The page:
ADDIS ABABA, Ethiopia – Tolbert Nyenswah, director general of the National Public Health Institute of Liberia, has challenged all African countries to establish a national public health institute within the next five years that would operate under the leadership of regional coordinating bodies.
According to a dispatch from NPHIL, Nyenswah made the statement on Monday, February 26 when he addressed an international conference in Addis Ababa where he shared Liberia’s experience in strengthening its public health system.
The conference, which ends today, aims to strengthen the link between Africa’s national public health institutes and the Africa Center for Disease and Control.
The three-day conference will review and adopt a continental framework and legislative mandates for the establishment and strengthening of national public health institutes, refine a proposed scorecard for the sector, identify priorities and gaps, and develop action plans for the future.
Nyenswah said other African countries needed to establish public health institutes to protect more than the health of their citizens.
“The economic and fiscal impact [of the 2014 Ebola epidemic] has outlasted the epidemiological impact and led to severe shocks to investment, production, and consumption throughout the region, coupled with commodity price decline,” he said.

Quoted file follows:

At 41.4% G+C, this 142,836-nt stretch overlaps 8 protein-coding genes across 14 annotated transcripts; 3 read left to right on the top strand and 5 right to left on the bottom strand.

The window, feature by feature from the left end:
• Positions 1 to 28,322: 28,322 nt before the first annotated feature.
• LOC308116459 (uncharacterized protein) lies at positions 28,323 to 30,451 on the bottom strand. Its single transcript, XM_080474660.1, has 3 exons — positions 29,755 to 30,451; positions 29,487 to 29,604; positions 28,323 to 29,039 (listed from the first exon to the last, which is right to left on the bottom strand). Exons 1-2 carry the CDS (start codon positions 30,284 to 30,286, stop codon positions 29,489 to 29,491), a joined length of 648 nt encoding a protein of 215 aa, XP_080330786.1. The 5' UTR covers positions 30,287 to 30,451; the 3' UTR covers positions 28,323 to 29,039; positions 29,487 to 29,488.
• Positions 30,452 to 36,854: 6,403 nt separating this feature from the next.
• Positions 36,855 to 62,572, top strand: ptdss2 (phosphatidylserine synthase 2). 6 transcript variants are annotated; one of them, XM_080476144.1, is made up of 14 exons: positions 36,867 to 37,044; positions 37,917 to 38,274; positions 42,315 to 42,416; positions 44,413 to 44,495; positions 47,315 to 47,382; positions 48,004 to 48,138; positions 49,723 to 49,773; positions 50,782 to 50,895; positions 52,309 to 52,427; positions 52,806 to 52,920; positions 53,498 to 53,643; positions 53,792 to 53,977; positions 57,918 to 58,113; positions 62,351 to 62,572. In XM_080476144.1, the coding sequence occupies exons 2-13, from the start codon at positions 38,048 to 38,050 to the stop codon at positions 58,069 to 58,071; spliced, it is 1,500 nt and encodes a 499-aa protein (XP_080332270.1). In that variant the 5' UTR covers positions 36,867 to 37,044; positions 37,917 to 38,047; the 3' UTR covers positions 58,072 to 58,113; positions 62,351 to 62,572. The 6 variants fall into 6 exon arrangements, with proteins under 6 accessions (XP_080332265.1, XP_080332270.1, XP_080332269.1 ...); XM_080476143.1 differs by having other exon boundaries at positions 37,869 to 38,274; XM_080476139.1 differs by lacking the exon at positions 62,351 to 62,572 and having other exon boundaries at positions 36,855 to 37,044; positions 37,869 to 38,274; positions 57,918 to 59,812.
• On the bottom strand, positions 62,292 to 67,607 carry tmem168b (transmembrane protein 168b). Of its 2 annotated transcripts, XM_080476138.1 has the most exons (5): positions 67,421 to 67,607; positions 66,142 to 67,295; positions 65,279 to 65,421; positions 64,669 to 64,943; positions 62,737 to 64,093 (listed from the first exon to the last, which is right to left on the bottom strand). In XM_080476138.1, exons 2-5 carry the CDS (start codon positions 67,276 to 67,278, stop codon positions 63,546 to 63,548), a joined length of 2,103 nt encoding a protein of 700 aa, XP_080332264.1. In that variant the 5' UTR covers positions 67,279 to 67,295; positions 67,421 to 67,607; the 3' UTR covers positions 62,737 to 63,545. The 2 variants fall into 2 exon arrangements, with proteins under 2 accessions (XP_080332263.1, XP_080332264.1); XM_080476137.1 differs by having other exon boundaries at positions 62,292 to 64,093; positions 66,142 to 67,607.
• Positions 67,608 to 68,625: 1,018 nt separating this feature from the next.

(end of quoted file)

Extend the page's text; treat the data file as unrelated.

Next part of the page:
The NPHIL director general said legislature to create the institute was fast-tracked in Liberia with a vision of creating a center of excellence that would prevent and control public health threats by promoting healthy outcomes and serving as a source of knowledge and expertise.
He indicated that with the creation of NPHIL, Liberia is poised to benefit from improved health innovation and technology, a strong public health laboratory system, an integrated disease surveillance response detection system, a boosted independent research capacity, and regional benefits in academic and research opportunities for African scientists. He said the institute will decrease Liberia’s dependence on international aid and advance the global study of tropical diseases.
Nyenswah told participants at the conference that periodic testing of drinking water sources in the country has averted cholera outbreaks, and that reporting from over 700 health facilities in 93 health districts has reduced the stress of outbreaks on the Ministry of Health.
“Liberia is willing to share its experience through a case study for low-income settings,” Nyenswah added. He, however, said partnership remains key to the work of national public health institutes.
He called on the African Union to pass a resolution to legalize the framework of the national public health institutes in Africa.
Nyenswah cited the impact of NPHIL in 2017, a year in which he said the institute responded to 39 outbreaks of reportable diseases including measles, lassa fever, scabies, meningitis, and monkey pox.
“Response time was within 24-48 hours while lab turn-around time was cut from 90 days pre-ebola to less than 24-48 hours for 11 out of 17 reportable diseases in Liberia,” he said.
Featured photo by NPHIL